This task is exactly what Harington achieves in The Cockroaches of Staymore which is about a community of cockroaches living in or around two modest houses in rural Arkansas. Yes it is all about cockroaches all the time.
This task is also what Butler achieves in Nightshade which is about a former CIA agent living on Mars who is also a vampire “turned” during the FRENCH-INDIAN PRE-REVOLUTIONARY War. If that sounds somewhat familiar in plotline please be aware that Butler’s novel was published in 1989 and precedes True Blood.
Harington successfully describes the characters, daily life, and rituals in the cockroach world. The ritual that entertains me the most and is hard to condense is that of religious ceremony or church services. Such services take place at night when the cockroaches congregate in the living room of the Lord or man who owns the house. Sometimes the man types on a typewriter so he might be a writer. The Lord is fond of alcohol and imbibes while holding a firearm. Cockroaches fated to be raptured or taken to another world are those who are shot by the inreasingly drunken Lord. This sounds gruesome but is rather hysterical to read. The cockroaches also have sex and this is why The Cockroaches of Staymore is one my favorite books to give to friends who scratch their heads and ask WTF? while reading. I give you the initial meeting between a country girl and a reclusive almost deaf male cockroach who lives in one of the houses on the mantel clock.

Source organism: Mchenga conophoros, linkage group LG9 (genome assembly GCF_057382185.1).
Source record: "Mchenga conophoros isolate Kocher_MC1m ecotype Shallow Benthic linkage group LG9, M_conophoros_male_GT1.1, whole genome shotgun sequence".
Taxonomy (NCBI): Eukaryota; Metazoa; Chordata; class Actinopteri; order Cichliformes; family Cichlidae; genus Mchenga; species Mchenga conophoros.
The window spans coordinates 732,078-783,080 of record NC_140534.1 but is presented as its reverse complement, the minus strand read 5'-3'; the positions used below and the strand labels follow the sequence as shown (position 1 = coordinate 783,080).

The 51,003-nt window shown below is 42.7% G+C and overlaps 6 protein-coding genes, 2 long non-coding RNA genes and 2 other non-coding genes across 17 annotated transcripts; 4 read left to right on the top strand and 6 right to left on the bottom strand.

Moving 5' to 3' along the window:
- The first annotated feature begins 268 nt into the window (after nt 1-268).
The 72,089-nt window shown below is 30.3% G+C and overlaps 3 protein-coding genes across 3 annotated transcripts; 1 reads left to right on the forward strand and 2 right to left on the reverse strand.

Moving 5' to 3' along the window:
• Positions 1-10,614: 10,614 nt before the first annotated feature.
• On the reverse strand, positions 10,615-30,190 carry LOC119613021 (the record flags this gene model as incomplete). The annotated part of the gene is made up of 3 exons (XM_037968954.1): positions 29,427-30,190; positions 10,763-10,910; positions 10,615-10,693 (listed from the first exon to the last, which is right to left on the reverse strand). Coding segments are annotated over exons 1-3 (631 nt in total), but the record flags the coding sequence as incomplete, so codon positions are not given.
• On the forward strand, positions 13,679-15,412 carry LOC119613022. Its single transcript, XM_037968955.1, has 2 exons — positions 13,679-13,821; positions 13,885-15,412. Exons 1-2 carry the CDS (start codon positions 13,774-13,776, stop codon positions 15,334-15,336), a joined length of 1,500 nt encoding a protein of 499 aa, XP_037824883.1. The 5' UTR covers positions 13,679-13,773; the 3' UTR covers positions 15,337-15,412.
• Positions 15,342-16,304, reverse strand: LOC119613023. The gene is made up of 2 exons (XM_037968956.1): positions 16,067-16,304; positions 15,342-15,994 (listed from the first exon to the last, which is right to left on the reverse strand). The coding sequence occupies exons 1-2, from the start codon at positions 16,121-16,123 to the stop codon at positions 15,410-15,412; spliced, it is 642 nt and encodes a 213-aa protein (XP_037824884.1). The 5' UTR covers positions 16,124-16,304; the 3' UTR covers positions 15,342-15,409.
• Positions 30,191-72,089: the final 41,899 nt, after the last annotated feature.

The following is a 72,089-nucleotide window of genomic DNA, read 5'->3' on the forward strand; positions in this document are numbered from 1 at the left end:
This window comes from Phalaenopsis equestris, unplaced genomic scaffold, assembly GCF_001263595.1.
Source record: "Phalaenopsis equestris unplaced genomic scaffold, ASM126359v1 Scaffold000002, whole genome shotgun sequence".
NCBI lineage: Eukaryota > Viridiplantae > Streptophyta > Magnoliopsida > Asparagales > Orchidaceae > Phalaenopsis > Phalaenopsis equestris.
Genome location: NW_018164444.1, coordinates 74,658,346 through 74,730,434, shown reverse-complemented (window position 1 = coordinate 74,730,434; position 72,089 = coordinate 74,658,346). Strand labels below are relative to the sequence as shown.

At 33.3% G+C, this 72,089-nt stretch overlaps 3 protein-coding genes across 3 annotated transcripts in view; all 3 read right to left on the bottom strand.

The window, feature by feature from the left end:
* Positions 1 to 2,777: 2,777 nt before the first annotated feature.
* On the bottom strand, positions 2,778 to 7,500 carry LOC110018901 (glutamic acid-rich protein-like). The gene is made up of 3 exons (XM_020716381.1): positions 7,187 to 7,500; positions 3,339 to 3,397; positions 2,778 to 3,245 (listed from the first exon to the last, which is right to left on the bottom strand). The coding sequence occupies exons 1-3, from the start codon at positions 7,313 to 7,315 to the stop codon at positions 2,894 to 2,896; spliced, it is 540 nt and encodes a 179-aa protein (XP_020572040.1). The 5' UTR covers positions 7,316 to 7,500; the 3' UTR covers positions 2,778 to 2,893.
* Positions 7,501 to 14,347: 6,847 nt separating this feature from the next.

It was his turn to laugh. He repeated the signs after her: You have to see everything in a different language to understand it. Then he signed, “I love that.” He loved this girl. He loved her so much that his tergal gland began to leak a drop of affy-dizzy. He backed away from her, but not quickly enough, not far enough . .. .